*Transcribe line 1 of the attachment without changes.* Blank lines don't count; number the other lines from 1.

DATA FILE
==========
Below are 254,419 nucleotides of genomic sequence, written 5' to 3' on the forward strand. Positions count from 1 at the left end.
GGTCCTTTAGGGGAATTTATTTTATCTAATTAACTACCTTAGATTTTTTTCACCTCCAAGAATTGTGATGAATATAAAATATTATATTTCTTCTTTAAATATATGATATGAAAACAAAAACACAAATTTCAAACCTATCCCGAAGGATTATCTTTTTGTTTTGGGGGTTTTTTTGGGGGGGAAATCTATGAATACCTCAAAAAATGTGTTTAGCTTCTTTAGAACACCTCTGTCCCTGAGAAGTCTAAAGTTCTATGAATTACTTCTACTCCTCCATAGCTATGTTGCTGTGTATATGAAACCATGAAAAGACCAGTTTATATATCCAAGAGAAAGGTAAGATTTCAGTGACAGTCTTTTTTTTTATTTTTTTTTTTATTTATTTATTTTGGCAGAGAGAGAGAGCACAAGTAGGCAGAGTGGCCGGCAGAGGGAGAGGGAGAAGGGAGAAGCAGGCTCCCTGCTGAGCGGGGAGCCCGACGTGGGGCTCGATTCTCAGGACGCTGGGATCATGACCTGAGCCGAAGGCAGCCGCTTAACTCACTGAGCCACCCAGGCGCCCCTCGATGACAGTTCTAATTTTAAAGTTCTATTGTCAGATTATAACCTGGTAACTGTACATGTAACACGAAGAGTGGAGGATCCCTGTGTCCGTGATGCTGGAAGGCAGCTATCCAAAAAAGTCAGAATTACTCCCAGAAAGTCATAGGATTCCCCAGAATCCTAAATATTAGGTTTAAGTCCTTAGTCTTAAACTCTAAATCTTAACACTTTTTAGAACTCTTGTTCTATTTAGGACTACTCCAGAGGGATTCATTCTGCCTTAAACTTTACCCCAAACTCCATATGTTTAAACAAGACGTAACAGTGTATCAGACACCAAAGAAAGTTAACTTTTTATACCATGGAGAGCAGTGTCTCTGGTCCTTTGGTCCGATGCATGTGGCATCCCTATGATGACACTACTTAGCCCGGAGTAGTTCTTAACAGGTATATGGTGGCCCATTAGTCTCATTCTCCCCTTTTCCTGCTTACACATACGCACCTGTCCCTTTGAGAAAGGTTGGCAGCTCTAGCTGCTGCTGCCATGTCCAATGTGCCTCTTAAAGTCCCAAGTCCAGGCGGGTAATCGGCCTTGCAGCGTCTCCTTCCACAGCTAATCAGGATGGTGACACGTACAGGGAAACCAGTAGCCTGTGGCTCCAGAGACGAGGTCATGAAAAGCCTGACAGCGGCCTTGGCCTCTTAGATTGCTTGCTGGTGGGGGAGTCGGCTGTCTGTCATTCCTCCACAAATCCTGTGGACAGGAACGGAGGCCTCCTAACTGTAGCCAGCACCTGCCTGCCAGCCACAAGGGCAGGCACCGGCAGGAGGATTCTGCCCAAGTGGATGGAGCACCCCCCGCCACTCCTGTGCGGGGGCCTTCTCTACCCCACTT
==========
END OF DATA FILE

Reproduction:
Below are 254,419 nucleotides of genomic sequence, written 5' to 3' on the forward strand. Positions count from 1 at the left end.